American composer Kenneth Fuchs is the next entry in our Consonant Classical Challenge. Fuchs writes in an inviting post-Copland style that is quite accessible without being derivative or trivial. And it's a style that's made him a popular choice for commissioning ensembles. Fuchs' melodies tend to have wide intervals (like Copland), and complex but tonal harmonies (like Bernstein). There's also some of the forward-motion energy of minimalism in his music. Although Fuchs uses elements similar to other American composers, his music has its own individual character.
The String Quartet No. 4 provides a good introduction to Fuch's style. Listen to the "American" shape of the melody (that's how I hear it, anyway), and the inventiveness of the accompanying patterns.
A major part of Fuchs' appeal is his mastery of orchestration. His ensemble music seems to have an undercurrent of good humor as it sparkles and shines. United Artists was originally composed for the United States Air Force Academy Band.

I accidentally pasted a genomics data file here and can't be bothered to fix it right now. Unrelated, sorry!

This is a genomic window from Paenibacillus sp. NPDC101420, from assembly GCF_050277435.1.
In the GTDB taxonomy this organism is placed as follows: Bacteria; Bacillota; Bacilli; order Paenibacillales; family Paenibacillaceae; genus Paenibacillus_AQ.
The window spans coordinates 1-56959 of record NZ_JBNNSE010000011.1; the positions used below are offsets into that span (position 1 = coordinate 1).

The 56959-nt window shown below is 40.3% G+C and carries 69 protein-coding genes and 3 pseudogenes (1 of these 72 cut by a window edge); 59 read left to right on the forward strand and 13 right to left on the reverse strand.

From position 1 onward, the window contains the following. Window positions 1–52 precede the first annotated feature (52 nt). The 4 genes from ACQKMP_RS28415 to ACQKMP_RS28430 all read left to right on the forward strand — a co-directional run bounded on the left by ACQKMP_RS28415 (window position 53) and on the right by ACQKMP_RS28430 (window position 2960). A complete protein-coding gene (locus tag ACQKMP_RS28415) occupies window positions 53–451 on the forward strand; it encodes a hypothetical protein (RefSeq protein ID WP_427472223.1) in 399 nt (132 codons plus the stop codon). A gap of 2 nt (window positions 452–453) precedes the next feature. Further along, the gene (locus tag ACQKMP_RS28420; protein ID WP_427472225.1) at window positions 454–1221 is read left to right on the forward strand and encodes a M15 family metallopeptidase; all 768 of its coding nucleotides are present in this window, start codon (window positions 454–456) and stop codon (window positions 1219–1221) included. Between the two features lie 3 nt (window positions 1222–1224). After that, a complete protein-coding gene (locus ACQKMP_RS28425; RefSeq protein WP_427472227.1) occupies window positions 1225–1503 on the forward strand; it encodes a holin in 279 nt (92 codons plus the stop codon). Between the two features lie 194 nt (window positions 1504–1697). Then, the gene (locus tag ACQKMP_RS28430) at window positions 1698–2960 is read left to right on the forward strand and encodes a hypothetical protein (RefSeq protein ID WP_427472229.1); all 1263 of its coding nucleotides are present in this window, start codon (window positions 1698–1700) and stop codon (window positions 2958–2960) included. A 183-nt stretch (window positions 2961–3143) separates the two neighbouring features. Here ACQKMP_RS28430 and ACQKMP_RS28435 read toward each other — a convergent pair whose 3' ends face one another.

Fuchs later arranged United Artists for orchestra. Although the character of the work is unchanged, Fuchs takes full advantage of the expanded tonal colors available to him.
Fuchs has enjoyed success in the field of recordings. JoAnn Faletta has has embarked on a series of Fuchs orchestral recordings with the London Symphony Orchestra for Naxos (one of the discs was nominated for a Grammy).
Kenneth Fuchs has his champions -- such as JoAnn Faletta and Marin Alsop -- so his music gets performed. But still, considering how accessible and in-demand it is among some, it's not programmed with any frequency. A rousing Fuchs overture would be a great way to start a concert and get the audience engaged. At least, I think so.
Fuchs: Atlantic Riband; American Rhapsody; Divinum Mysterium
Fuchs: String Quartets 2, 3, & 4
Fuchs: Canticle to the Sun / United Artists